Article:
How many billions of colors and millions of pixels are enough? Can humans actually see the difference between 8.3 million pixels and 4.6 million pixels? The Epson EB-PU1006W (MSRP $7,160 with the standard ELPLM08 Lens) can display up to 1.07 billion colors and 4.6 million pixels with a maximum 4K resolution of 4096 x 2160. Wait, for $7,160 MSRP, why 4.6 million pixels, instead of 8.3 million pixels like a $1,500 BenQ projector? There are many cheaper projectors with 8.3 million pixels. It probably goes back to the saying that we treat the patient, not the numbers. Perhaps the number of pixels isn’t the whole story. But for people who are hung up on pixel numbers, there are a lot cheaper $1,500 projectors that can display “Native 4K” resolution at 8.3 million pixels. I think Epson is not hung up the number of pixels or any particular number. Instead, they focus on total image quality – beautiful vibrant HDR-caliber colors and beautiful deep dark blacks.

What good are beautiful vibrant HDR-caliber colors and beautiful deep dark blacks if the projector doesn’t have enough lumens/nits/brightness, especially for bigger screens beyond 150”? The 2 biggest argument points against HT projectors are that the picture is too dim and the color/black levels are more grayish/washed-out compared to TVs. Projectors have matured significantly and most HT projectors can produce beautiful color and black levels in a darken room. But the one area that still plagues HT projectors is that color-contrast-lumens. Even a $25,000 8K laser projector from some big brands can only claim a max brightness of 3,000 lumens, which means it’s actually less than 3,000 lumens in Cinema-calibrated mode. And then when HDR is engaged, the lumens decreases significantly to probably 1,800 lumens, which is still not bad especially for smaller screens in a darken room. But how does that brightness compare to a good TV?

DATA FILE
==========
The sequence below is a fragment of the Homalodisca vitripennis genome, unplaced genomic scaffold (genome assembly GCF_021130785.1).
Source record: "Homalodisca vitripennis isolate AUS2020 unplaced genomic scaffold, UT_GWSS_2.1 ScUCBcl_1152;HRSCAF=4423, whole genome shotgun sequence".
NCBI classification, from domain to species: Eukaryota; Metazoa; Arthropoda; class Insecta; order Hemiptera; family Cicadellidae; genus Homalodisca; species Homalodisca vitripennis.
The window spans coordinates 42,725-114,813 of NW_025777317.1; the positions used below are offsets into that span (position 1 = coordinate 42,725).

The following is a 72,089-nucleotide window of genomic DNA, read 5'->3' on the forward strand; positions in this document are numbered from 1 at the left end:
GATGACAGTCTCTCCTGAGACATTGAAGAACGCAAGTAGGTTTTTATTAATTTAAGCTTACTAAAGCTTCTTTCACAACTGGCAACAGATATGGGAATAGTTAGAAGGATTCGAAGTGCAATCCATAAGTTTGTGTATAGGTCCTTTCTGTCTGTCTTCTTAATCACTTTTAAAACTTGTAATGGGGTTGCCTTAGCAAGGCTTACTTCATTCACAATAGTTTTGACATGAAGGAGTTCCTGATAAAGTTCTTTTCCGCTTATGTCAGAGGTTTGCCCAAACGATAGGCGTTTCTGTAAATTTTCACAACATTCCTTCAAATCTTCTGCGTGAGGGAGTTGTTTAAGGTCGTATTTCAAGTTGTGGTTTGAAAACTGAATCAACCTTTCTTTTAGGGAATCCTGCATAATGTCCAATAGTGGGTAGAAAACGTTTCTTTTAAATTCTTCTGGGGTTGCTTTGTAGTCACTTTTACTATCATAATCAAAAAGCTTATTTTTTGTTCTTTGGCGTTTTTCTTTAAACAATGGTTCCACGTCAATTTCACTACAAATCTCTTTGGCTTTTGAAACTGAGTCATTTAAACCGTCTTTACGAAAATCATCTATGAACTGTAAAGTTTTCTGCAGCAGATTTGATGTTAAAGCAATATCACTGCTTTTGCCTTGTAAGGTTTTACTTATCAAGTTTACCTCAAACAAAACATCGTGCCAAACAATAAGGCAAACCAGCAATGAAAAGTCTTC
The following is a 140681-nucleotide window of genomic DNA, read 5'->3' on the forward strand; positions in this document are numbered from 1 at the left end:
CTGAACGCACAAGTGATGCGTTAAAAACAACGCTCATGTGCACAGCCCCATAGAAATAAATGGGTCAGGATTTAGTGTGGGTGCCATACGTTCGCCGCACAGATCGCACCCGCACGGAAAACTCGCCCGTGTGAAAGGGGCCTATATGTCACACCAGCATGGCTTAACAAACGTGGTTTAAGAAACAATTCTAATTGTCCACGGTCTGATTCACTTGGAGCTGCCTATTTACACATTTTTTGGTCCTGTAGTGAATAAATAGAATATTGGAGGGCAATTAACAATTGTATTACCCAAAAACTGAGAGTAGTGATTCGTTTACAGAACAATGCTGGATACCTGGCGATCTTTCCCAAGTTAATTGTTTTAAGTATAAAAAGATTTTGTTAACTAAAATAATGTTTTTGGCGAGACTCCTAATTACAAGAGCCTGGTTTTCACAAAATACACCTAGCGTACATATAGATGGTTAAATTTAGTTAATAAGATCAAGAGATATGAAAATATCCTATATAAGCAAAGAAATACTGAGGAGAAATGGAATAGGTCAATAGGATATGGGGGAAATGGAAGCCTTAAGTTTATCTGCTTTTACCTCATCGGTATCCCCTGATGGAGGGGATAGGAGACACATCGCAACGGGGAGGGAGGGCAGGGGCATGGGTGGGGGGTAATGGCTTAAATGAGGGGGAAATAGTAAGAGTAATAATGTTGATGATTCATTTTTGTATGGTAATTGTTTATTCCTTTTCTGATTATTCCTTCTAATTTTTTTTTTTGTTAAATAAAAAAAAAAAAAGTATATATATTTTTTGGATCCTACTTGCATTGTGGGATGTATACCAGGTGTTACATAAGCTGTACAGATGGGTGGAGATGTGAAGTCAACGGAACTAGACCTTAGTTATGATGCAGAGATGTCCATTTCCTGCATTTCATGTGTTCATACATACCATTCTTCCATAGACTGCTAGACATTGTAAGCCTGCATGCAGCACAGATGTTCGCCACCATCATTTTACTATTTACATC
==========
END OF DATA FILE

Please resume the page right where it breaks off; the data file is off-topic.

To be the best, you have to match the best. If you’ve only experienced a 10” subwoofer all your life, you won’t know what you’re missing until you’ve experienced some hardcore dual 18” subwoofers. Is one subwoofer enough for you? Are 10 subwoofers enough for you? If you’ve only experienced cheap little speakers all your life, you won’t know what you’re missing until you’ve experienced world-class towers of power. It’s the same way with everything else in life, including projectors. If you’ve only experienced 1500-3,000 lumen projectors all your life, you won’t know what you’re missing until you’ve experienced a high quality high-power high-lumen 6,000-lumen projector. It’s like sitting in room for years not being aware that someone has dimmed the lights. And then someone comes into the room and increases the lights to full power. With a high quality high-lumen projector, every visual sense is intensified. The colors pop even more. The HDR colors pop even more. Even the deep dark blacks pop even more. Everything is intensified.